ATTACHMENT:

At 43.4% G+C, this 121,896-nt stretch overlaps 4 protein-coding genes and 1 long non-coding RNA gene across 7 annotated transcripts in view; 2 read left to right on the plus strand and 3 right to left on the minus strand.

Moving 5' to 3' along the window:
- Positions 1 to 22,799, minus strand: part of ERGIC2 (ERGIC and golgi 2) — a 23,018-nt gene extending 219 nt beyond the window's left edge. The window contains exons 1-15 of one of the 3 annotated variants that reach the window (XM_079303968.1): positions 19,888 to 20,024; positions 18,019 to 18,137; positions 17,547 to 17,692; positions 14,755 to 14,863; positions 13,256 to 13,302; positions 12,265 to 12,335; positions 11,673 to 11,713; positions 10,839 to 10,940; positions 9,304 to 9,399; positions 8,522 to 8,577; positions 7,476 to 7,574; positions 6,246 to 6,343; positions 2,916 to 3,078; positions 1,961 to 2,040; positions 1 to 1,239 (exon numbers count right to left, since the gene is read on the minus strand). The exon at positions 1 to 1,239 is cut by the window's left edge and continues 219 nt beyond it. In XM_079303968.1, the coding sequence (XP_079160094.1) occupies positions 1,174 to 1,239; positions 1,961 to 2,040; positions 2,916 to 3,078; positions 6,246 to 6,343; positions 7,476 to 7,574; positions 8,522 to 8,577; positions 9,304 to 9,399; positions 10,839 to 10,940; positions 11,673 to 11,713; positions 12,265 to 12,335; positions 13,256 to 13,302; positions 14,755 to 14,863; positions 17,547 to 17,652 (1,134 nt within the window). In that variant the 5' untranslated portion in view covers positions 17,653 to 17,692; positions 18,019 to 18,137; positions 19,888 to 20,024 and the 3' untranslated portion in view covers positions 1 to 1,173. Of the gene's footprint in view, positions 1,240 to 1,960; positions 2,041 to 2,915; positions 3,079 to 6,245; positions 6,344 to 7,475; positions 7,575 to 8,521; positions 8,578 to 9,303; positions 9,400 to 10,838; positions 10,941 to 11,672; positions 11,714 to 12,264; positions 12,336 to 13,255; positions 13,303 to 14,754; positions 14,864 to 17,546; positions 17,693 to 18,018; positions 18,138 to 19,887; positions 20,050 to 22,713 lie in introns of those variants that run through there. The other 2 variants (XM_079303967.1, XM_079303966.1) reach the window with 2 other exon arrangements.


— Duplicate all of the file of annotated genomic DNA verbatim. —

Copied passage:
At 43.4% G+C, this 121,896-nt stretch overlaps 4 protein-coding genes and 1 long non-coding RNA gene across 7 annotated transcripts in view; 2 read left to right on the plus strand and 3 right to left on the minus strand.

Moving 5' to 3' along the window:
- Positions 1 to 22,799, minus strand: part of ERGIC2 (ERGIC and golgi 2) — a 23,018-nt gene extending 219 nt beyond the window's left edge. The window contains exons 1-15 of one of the 3 annotated variants that reach the window (XM_079303968.1): positions 19,888 to 20,024; positions 18,019 to 18,137; positions 17,547 to 17,692; positions 14,755 to 14,863; positions 13,256 to 13,302; positions 12,265 to 12,335; positions 11,673 to 11,713; positions 10,839 to 10,940; positions 9,304 to 9,399; positions 8,522 to 8,577; positions 7,476 to 7,574; positions 6,246 to 6,343; positions 2,916 to 3,078; positions 1,961 to 2,040; positions 1 to 1,239 (exon numbers count right to left, since the gene is read on the minus strand). The exon at positions 1 to 1,239 is cut by the window's left edge and continues 219 nt beyond it. In XM_079303968.1, the coding sequence (XP_079160094.1) occupies positions 1,174 to 1,239; positions 1,961 to 2,040; positions 2,916 to 3,078; positions 6,246 to 6,343; positions 7,476 to 7,574; positions 8,522 to 8,577; positions 9,304 to 9,399; positions 10,839 to 10,940; positions 11,673 to 11,713; positions 12,265 to 12,335; positions 13,256 to 13,302; positions 14,755 to 14,863; positions 17,547 to 17,652 (1,134 nt within the window). In that variant the 5' untranslated portion in view covers positions 17,653 to 17,692; positions 18,019 to 18,137; positions 19,888 to 20,024 and the 3' untranslated portion in view covers positions 1 to 1,173. Of the gene's footprint in view, positions 1,240 to 1,960; positions 2,041 to 2,915; positions 3,079 to 6,245; positions 6,344 to 7,475; positions 7,575 to 8,521; positions 8,578 to 9,303; positions 9,400 to 10,838; positions 10,941 to 11,672; positions 11,714 to 12,264; positions 12,336 to 13,255; positions 13,303 to 14,754; positions 14,864 to 17,546; positions 17,693 to 18,018; positions 18,138 to 19,887; positions 20,050 to 22,713 lie in introns of those variants that run through there. The other 2 variants (XM_079303967.1, XM_079303966.1) reach the window with 2 other exon arrangements.